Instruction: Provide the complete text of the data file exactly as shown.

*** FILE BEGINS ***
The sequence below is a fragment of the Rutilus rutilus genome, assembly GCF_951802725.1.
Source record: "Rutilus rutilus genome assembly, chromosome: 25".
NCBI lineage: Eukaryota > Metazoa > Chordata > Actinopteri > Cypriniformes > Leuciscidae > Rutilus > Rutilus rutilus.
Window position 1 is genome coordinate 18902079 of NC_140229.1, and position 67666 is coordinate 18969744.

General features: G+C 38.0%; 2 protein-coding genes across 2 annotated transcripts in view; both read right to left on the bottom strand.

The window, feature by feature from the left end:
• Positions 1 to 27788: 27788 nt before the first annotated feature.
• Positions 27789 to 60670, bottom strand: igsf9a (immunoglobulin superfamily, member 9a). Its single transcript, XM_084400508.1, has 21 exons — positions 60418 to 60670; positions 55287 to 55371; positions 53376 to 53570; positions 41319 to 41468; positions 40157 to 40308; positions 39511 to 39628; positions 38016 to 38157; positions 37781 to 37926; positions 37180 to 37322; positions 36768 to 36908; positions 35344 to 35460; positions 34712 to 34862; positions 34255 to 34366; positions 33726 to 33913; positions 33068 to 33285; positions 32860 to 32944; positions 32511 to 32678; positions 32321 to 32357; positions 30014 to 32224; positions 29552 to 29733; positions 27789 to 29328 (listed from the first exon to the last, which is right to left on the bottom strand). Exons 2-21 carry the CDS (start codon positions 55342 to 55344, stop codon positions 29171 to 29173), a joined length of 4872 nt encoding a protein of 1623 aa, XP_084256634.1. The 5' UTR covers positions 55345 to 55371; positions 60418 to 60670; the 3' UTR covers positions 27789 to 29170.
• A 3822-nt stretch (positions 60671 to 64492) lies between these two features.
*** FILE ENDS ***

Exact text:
The sequence below is a fragment of the Rutilus rutilus genome, assembly GCF_951802725.1.
Source record: "Rutilus rutilus genome assembly, chromosome: 25".
NCBI lineage: Eukaryota > Metazoa > Chordata > Actinopteri > Cypriniformes > Leuciscidae > Rutilus > Rutilus rutilus.
Window position 1 is genome coordinate 18902079 of NC_140229.1, and position 67666 is coordinate 18969744.

General features: G+C 38.0%; 2 protein-coding genes across 2 annotated transcripts in view; both read right to left on the bottom strand.

The window, feature by feature from the left end:
• Positions 1 to 27788: 27788 nt before the first annotated feature.
• Positions 27789 to 60670, bottom strand: igsf9a (immunoglobulin superfamily, member 9a). Its single transcript, XM_084400508.1, has 21 exons — positions 60418 to 60670; positions 55287 to 55371; positions 53376 to 53570; positions 41319 to 41468; positions 40157 to 40308; positions 39511 to 39628; positions 38016 to 38157; positions 37781 to 37926; positions 37180 to 37322; positions 36768 to 36908; positions 35344 to 35460; positions 34712 to 34862; positions 34255 to 34366; positions 33726 to 33913; positions 33068 to 33285; positions 32860 to 32944; positions 32511 to 32678; positions 32321 to 32357; positions 30014 to 32224; positions 29552 to 29733; positions 27789 to 29328 (listed from the first exon to the last, which is right to left on the bottom strand). Exons 2-21 carry the CDS (start codon positions 55342 to 55344, stop codon positions 29171 to 29173), a joined length of 4872 nt encoding a protein of 1623 aa, XP_084256634.1. The 5' UTR covers positions 55345 to 55371; positions 60418 to 60670; the 3' UTR covers positions 27789 to 29170.
• A 3822-nt stretch (positions 60671 to 64492) lies between these two features.